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Cubs win, Cards lose

Saturday, July 25th, 2009

Okay, now we’ve got a horse race! The Cubs pulled within a half game of division-leading St. Louis with another win over Dusty Baker’s Reds. Although today’s game was blacked out in the Nashville area I was able to listen to the game while I worked. Some of the takeaways I had were as follows:

  • Milton Bradley, Soriano and Ramirez are starting to do what the Cubs need them to do – each had homeruns today and Soriano is hitting .438 since the All Star break.  Lee has been hitting well also but was pulled out again today due to neck spasms.  I don’t know what (if anything) can be done about this – I had a neck injury in 1984 and it’s something I have to deal with in the long term.  One learns not to aggravate it because the alternative is a week long crick and the inability to turn one’s head.
  • The Cubs found out today that it’s likely that Lilly will miss four to five starts – he is having arthroscopic surgery on his knee which will set him back about two weeks and he doesn’t intend to throw during that period due to his shoulder soreness.  The last time he had this type of injury on his shoulder he missed about the same period of time.  Justin Berg has been called up to take his roster spot until Dempster is activated.
  • We are getting timely performances from the I-Cubs pitchers that have been called up.  Hart had another strong outing today and you really can’t ask for more than what Wells has given us.  If I’m not mistaken Wells is now 7-1 in his last 8 decisions.

Tomorrow the Cubs go for the sweep against the Cincinnati club – it would be really sweet because it’s Dusty’s club and the Reds are my blackout nemisis.  They will then entertain the surging Houston Astros who have seven games left against the Cubbies – all of them in Wrigley Field.  Now is a good time to be peaking and let’s hope they can carry the momentum into the upcoming series.  This is the time for the Cubs to make their move and winning seven of your last nine is how to do it.

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Saturday, July 25th, 2009

“Satchel – The Life and Times of an American Legend” by Larry Tye is a new book, published in 2009. I found it on a list of New York Times Bestsellers and decided to take a look.

According to the inside back jacket cover the author, Larry Tye, was a prize-winning journalist at ”The Boston Globe” and a Nieman Fellow at Harvard University. He is an avid baseball fan, and he runs a training program for medical journalists.

I must say that before I read this book, although I had heard the name Satchel Paige, I really didn’t know anything about him.

The back cover contains this testimonial from Yogi Berra: “Knowing Satchel Paige is knowing nobody like him.”

“Satchel” contains many entertaining stories and quotes. Here are some of my favorites:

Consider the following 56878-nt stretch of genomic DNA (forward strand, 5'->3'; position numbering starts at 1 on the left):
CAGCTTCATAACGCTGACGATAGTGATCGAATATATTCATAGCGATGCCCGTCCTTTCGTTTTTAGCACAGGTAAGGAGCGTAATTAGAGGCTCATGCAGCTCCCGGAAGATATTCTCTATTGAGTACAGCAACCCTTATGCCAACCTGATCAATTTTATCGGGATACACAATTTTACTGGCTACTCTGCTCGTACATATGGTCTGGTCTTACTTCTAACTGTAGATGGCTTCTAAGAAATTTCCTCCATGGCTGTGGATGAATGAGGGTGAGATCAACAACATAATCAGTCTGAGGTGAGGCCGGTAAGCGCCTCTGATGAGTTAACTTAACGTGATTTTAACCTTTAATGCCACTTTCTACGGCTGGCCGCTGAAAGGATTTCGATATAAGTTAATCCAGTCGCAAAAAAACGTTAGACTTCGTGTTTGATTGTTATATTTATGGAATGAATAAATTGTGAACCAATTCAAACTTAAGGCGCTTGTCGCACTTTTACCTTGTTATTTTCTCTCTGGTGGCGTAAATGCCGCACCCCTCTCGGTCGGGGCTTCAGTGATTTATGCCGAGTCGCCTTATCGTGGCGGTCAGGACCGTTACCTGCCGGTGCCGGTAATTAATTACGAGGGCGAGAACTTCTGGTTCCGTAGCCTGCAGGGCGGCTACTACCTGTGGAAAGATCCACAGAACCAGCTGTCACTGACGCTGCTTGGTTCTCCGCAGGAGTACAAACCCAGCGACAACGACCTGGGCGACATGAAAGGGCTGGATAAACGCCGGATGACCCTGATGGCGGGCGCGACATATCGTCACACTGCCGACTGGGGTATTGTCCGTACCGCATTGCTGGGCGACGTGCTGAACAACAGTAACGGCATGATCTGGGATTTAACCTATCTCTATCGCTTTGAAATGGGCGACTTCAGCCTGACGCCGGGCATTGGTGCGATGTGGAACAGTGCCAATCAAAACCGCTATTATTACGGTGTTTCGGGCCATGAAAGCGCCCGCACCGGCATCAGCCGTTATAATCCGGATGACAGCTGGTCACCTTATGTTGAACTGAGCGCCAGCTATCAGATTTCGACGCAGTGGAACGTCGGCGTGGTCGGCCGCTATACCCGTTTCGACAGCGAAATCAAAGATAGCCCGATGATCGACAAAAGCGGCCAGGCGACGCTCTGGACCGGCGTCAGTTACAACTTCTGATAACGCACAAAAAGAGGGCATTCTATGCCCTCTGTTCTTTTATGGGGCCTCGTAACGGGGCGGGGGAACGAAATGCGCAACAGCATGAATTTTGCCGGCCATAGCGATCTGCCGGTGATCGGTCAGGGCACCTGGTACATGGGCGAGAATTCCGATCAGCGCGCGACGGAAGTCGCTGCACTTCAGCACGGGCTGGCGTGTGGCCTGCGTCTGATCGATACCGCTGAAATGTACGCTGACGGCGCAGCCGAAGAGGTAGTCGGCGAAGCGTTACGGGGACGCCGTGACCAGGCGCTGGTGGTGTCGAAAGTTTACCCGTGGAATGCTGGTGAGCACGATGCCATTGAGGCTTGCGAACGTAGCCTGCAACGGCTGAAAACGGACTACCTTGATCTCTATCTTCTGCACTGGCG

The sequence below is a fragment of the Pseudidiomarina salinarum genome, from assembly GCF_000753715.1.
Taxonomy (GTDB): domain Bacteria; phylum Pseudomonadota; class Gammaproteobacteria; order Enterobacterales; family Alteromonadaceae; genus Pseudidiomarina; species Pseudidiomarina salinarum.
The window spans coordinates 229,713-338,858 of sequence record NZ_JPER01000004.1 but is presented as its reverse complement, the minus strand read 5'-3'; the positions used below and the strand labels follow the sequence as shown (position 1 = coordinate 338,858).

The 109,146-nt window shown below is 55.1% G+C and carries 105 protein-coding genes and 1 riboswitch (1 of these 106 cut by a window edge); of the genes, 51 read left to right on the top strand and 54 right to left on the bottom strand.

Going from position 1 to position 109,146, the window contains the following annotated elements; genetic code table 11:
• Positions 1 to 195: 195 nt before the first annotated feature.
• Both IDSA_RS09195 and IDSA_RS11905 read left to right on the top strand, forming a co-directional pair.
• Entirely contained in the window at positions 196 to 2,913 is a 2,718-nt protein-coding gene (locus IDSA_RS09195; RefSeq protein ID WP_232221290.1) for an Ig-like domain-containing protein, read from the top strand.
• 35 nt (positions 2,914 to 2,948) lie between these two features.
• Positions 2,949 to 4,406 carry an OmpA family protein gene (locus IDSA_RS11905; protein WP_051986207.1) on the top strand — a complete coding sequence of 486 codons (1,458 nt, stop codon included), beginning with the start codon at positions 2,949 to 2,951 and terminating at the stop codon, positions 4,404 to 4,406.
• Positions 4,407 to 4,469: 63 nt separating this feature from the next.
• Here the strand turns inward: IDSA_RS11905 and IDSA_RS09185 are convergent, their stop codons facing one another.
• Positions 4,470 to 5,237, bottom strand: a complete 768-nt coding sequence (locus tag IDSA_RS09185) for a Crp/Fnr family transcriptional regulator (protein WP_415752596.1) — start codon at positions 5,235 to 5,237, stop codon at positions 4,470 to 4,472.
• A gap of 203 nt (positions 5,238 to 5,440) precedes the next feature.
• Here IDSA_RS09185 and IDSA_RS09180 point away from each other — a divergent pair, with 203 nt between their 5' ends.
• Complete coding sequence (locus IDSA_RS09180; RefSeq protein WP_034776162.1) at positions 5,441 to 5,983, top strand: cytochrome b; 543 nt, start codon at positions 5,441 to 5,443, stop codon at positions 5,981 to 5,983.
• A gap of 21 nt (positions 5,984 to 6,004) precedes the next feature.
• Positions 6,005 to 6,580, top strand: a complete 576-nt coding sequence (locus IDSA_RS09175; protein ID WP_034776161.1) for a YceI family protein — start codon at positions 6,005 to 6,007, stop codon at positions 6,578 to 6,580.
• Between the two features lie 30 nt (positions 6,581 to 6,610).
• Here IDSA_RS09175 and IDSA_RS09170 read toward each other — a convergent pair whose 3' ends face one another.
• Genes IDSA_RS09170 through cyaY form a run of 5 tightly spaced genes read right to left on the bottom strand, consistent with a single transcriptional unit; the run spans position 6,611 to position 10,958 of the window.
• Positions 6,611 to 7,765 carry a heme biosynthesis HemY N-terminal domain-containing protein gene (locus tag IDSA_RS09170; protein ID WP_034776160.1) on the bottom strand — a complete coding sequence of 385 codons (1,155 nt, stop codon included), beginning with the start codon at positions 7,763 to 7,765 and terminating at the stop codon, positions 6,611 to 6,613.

Satchel’s mother Lula told him: “If you tell a lie, always rehearse it. If it don’t sound good to you, it won’t sound good to anybody else.”

“Marriage is like walking in front of a firing squad without anybody making you do it.”

“It ain’t so much how hard you throw, it’s why and where.”

“Bases on balls is the curse of the nation. So throw strikes at all times. Unless you don’t want to.”

“After that honeymoon, I started noticing a powerful lightness in my hip pocket.”

The chapter titled “South of the Border” recalls events of 1937 and 1938 which took place in the Dominican Republic, Mexico and Puerto Rico. Topics include General Trujillo and a torn rotator cuff tendon.

In the 1940s, due to age and injury, Paige admitted that his fastball had slowed from “blindin’ speed” to “just blazin’ speed”.

Retirin’ the first batter is especially critical because that “gives the rest of ‘em the idea.”

On the subject of capitalism: “When the green’s floating around, make sure you get your share.”

In general, it seems that Satchel Paige was a funny guy. Some other players who were not funny, who didn’t have that gift, resented Satchel for it.

It never occurred to me that when the white major leagues brought in players from the Negro leagues, those players were already under contract, and sometimes those existing contracts were not honored or bought out – they were largely ignored.

Regarding his marital status, Satchel once said: “It’s like this. I’m not married, but I’m in great demand.”

“Don’t waste energy throwing the ball to the first baseman to keep a runner from taking a big lead, he chided his protégés, when stepping off the mound does the same thing effortlessly.”

Brothers Joe and Frank Torre were impressed with Satchel’s attitude about life. “He was always sort of being thankful just being alive.”

Hank Aaron once said: “Believe me, Satchel Paige had life figured out.”

Reading this book I learned a lot about Satchel Paige, but I also learned a lot about Jim Crow, about segregation and desegregation, and a lot more.

I enjoyed reading this book and I recommend it highly.